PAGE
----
The documents listed here have been produced in the course of the Wentworth/Crescent watershed management project. All documents are in PDF format and require Adobe Acrobat Reader or a similar program for reading.
- Strategies for stormwater management comprises a list of more than a dozen brochures describing methods for dealing with stormwater runoff on a small scale.
- “Landscaping by the Water” provides advice on the selection, planting, and care of trees, shrubs, and ground covers — most of them native to New Hampshire — that fit settings along a lake shore or stream bank. Not only do these plantings enhance the beauty of a waterside property, but they work well to keep soil in place, helping prevent stormwater runoff that can carry large amounts of phosphorus into the water. Phosphorus acts as a fertilizer for green plants — good for suburban lawns but a source of weed and algae growth when it migrates into a water body. As an added advantage, use of native plants reduces the amount of care that landscaping requires, since the trees and shrubs naturally thrive in our climate.
- Watershed-Friendly Landscapers is a list of landscapers who are familiar with the unique challenges and concerns of working within a delicate eco-system.
- “Preventing Non-Point Source Pollution” provides guidance on avoiding actions that can lead to the contamination of surface waters from residential properties. Non-point source pollution is the type that does not have an easily identifiable source and can arise from broad land areas such as shoreline residential neighborhoods. It can include runoff from roads (including poorly maintained gravel roads), erosion of residential yards caused by rain and melting snow, and runoff from farms and lawns. Pollutants from these sources include: phosphorous-laden sediment, animal wastes and associated bacteria, pesticides, fertilizers, toxic substances, road salt, and fluids from automobiles.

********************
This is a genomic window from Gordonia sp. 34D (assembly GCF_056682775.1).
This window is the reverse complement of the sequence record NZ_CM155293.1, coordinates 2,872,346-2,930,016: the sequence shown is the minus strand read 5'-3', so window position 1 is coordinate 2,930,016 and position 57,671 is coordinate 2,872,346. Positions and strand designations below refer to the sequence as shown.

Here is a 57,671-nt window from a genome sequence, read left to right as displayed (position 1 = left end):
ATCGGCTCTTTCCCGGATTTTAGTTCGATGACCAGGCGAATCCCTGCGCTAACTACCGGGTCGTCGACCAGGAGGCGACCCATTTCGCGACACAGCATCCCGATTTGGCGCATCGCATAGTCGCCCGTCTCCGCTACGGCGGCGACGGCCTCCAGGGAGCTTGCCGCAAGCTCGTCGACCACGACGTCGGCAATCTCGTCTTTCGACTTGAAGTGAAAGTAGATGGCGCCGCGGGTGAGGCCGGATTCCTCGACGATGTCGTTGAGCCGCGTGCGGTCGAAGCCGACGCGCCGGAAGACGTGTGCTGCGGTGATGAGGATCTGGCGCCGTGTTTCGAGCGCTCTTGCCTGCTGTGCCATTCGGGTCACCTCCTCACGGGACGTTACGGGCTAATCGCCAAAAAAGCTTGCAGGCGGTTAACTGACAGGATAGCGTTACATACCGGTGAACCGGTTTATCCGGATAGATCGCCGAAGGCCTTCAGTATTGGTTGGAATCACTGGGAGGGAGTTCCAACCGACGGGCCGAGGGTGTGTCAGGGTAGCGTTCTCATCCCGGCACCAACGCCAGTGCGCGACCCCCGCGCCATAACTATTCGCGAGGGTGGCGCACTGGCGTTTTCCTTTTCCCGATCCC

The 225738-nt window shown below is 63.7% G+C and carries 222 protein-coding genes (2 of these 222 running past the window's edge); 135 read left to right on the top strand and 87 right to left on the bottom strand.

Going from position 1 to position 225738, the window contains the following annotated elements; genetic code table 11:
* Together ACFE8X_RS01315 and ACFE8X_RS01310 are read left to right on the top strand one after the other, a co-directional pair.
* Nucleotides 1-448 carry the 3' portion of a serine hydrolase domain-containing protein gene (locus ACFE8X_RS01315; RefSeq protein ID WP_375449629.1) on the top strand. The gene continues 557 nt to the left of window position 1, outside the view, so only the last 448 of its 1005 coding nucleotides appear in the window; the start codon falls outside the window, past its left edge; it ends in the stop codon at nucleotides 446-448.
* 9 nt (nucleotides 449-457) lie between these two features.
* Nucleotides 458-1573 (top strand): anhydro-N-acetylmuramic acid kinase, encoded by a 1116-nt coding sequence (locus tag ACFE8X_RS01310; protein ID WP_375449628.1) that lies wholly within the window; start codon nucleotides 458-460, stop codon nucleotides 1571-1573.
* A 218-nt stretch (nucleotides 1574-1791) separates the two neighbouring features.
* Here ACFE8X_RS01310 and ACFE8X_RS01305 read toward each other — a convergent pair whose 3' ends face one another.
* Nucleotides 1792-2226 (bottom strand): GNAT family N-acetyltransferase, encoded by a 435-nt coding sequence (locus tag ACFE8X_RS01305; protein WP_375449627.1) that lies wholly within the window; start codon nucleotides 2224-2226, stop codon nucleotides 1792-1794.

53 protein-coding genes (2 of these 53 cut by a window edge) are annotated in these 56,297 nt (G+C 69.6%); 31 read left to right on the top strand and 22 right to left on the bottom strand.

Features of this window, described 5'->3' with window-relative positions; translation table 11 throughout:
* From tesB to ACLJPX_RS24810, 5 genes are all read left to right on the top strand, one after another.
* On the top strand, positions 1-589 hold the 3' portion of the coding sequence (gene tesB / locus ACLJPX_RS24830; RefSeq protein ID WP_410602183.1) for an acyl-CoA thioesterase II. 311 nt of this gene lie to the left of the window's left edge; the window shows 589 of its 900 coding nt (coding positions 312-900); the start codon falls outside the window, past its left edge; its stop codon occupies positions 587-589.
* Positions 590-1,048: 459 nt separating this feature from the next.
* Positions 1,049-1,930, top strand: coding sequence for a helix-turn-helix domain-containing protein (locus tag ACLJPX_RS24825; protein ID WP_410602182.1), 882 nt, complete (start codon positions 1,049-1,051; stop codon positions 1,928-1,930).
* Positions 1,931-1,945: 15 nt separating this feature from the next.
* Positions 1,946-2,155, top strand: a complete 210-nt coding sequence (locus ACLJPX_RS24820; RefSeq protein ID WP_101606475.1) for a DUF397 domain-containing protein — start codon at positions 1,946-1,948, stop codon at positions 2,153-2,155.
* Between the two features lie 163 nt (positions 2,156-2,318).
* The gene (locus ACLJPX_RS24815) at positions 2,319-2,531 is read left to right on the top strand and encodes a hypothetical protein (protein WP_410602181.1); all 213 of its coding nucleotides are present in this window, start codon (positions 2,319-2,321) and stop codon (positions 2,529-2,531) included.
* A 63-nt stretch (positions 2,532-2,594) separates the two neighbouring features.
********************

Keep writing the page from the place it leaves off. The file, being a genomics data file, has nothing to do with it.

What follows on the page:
- “Septic Systems: How Do They Work? How Do You Maintain Them?” explains the components and the workings of septic systems and provides tips on extending their effective lifetimes. As the brochure explains, poorly maintained or failing septic systems can leach their contents, including pathogens and chemicals, into the soil and underlying groundwater, from where those pollutants can make their way into nearby surface water such as lakes and streams. It is estimated that 5 percent to 10 percent of the phosphorus found in our waters are the result of leaching from nearby septic systems.
- “Water Quality Analysis and Water Quality Goal Setting” provides critical information to support the development of a watershed-based management plan aimed at maintaining or improving the high-quality waters of the Lake Wentworth/Crescent Lake watershed. Historical water quality monitoring data is used for determining the median phosphorus values (as well as trends in several additional key water quality parameters, including water clarity, chlorophyll-a, color, and dissolved oxygen) and the assimilative capacity of each lake, as well as for determining the water quality goal for each lake. The analysis includes a comparison of historic (2000 and earlier) and recent (2001-present) total phosphorus monitoring results and a seasonal analysis (samples collected between May 15 and October 15), as well as a summary of available data and sources of this data.